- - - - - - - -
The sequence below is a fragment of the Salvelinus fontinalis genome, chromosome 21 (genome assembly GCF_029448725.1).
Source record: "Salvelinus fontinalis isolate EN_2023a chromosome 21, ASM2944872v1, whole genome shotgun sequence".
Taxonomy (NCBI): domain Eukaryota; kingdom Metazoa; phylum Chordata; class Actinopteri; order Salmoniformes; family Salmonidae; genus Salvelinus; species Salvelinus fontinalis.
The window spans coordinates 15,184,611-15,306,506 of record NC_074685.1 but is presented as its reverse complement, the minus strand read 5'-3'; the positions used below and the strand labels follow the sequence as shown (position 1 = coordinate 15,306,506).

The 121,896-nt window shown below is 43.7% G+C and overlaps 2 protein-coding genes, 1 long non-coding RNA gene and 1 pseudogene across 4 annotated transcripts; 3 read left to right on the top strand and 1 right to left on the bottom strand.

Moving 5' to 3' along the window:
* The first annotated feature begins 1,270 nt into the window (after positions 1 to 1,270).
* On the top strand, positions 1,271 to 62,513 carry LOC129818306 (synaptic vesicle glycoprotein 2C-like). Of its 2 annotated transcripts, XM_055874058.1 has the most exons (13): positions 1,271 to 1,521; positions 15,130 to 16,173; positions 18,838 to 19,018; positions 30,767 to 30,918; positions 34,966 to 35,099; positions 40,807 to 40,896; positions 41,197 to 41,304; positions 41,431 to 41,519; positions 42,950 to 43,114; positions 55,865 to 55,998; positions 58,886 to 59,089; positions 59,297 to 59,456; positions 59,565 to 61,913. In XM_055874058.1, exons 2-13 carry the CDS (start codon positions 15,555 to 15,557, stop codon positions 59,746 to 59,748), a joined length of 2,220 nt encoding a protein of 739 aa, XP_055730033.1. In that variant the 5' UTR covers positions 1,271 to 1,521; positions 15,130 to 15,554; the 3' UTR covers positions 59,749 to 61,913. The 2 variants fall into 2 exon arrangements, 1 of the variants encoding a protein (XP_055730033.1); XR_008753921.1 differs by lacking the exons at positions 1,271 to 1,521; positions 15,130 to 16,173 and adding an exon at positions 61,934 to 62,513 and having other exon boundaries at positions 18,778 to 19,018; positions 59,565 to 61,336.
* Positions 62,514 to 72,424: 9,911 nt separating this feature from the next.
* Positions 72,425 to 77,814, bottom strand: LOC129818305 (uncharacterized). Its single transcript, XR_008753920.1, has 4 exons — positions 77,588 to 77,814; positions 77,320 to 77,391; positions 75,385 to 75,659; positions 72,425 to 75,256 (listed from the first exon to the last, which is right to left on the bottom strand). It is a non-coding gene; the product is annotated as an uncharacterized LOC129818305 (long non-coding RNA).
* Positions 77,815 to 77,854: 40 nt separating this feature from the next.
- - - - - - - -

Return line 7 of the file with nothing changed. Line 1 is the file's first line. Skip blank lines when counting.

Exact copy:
* The first annotated feature begins 1,270 nt into the window (after positions 1 to 1,270).